DIWAN SINGH BAJELI
C.D. Sidhu’s “Mangoo Aur Bikkar” offers a slice of real life.
“Mangoo Aur Bikkar” by Sahitya Akademi Award-winning playwright C.D. Sidhu, presented by Collegiate Drama Society at India Habitat Centre recently, is a bitter comment on the young people who abdicate their obligations to look after their old and ailing parents. At another level it celebrates deep human bonds that still exist in a rural milieu.
Set in the rural landscape of Punjab, the play had its premier nearly 20 years ago, its revival evoked encouraging response from the audience. Despite a lapse of two decades, the play appears all the more relevant today.
Director Ravi Taneja has aptly conceived his production on an open-air stage which brings about immediacy between the performers and the audience and is able to bring out the best from the team of his amateur but experienced actors.
As the title of the play suggests, it revolves round two elderly people – Mangoo and Bikkar. Mangoo is 75-year-old and his uncle Bikkar is 90. They are all alone; Mangoo’s children, two sons and a daughter, are settled in cities. Mangoo has full faith in his children that they would stand by him in case of emergency. Life is not a bed of roses for the elderly people in the village but Mangoo, a retired village teacher, is managing to cultivate his land to make both ends meet and look after his old uncle who is solely dependent on him. Despite hardship, the harmonious social life offers them some moment of small joys. Suddenly the lives of the uncle and the nephew take a critical turn when Mangoo’s leg is fractured in an accident.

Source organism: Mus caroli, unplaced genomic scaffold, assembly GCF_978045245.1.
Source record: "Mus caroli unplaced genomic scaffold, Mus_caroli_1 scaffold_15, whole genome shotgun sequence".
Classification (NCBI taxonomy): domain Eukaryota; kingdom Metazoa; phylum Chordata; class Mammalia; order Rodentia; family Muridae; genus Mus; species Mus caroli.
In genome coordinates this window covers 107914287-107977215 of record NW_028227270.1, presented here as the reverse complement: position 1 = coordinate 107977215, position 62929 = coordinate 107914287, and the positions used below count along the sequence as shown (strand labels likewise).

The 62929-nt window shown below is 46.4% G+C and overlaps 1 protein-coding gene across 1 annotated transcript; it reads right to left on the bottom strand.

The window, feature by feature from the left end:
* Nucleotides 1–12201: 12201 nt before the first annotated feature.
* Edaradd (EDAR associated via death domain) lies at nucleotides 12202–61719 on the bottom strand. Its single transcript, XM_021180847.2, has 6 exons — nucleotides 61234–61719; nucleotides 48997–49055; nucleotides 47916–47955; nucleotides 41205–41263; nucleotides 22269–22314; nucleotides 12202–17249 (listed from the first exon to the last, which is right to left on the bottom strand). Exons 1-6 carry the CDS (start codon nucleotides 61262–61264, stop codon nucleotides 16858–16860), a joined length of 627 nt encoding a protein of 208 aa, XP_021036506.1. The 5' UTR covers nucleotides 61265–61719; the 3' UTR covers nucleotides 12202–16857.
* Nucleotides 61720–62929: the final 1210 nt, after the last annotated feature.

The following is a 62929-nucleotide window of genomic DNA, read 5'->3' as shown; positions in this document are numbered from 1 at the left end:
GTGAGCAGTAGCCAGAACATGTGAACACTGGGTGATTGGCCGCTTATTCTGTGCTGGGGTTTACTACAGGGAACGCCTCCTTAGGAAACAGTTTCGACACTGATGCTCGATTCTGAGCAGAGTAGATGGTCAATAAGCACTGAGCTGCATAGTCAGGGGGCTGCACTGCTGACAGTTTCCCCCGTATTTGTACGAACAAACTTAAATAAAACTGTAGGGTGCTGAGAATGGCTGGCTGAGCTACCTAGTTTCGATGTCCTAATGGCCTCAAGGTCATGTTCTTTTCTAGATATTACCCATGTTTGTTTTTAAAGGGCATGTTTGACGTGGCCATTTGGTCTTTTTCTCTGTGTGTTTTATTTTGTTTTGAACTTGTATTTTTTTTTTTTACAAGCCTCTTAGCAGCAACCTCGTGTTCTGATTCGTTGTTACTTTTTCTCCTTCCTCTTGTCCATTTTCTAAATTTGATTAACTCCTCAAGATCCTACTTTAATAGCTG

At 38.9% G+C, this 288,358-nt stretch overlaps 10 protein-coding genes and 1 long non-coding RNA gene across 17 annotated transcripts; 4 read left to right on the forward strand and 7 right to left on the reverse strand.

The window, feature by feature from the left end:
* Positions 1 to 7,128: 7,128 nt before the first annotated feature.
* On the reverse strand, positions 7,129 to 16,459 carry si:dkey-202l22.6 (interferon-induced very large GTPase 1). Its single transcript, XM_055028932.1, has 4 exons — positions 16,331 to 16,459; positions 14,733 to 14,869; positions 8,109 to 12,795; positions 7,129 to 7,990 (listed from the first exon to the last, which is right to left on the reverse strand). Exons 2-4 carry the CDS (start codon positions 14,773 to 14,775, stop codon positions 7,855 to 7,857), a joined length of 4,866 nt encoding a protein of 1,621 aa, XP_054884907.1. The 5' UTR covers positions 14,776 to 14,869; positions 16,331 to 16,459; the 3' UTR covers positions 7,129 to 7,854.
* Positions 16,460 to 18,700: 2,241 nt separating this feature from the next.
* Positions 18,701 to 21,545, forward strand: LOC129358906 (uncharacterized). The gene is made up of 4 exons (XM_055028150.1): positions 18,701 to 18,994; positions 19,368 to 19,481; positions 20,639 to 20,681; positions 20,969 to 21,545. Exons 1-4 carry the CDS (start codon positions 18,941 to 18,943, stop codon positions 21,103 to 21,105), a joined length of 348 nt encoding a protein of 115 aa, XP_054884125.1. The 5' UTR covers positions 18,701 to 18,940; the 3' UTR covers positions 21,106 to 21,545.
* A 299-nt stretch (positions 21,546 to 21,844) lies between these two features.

At this point the playwright brings all the dramatic personae at the home of the elderly people in the village bringing to fore the conflict between the bed-ridden Mangoo and his two sons and a married daughter. In the process the empty lives of his offspring and their mean mentality stand exposed. Woven in is the love-hate relationship between Mangoo and his uncle.
Their frequent quarrels and bickering are marked by the bitterness, helplessness and a sense of defeat and loneliness. At times their quarrels become ridiculously humorous. When they become tired of fighting they discover a kind of mutual love and attachment for each other.
As the play moves towards climax in a cohesive way, Mangoo sees through the ulterior motives of his offspring who have not come to see their bed-ridden father but to grab their share in his landed property. The play projects both its rural ambience and characters in a style that is down-to-earth. This enables the audience to strike an emotional cord with the characters and deeply empathise with the plight of the old and ailing. .
Ravi Taneja delivers a brilliant performance as Mangoo.
His Mangoo is emotionally involved in the care of his uncle and is ready to sacrifice his own happiness for his sake –At the time of the premier of the play Ravi performed the role of Bikkar.
Sita Ram as Bikkar imparts impressive touches to his portrayal of an effete old man bringing alive the senility, the helplessness, the insecurity and the suffering of a parasite.
Dhirendra Gupta as Nishan Singh, a village farmer who is providing the helpless old people with food and his company and Chetna Chowdhary as Gurpreet Kaur, a young widow who has dedicated her life to serve her old in-laws act admirably.
Saharsh Bhalla as Rawail Singh, a village student, symbolises the obsession of Punjabi rural youth to go abroad with the fantasy of making it big.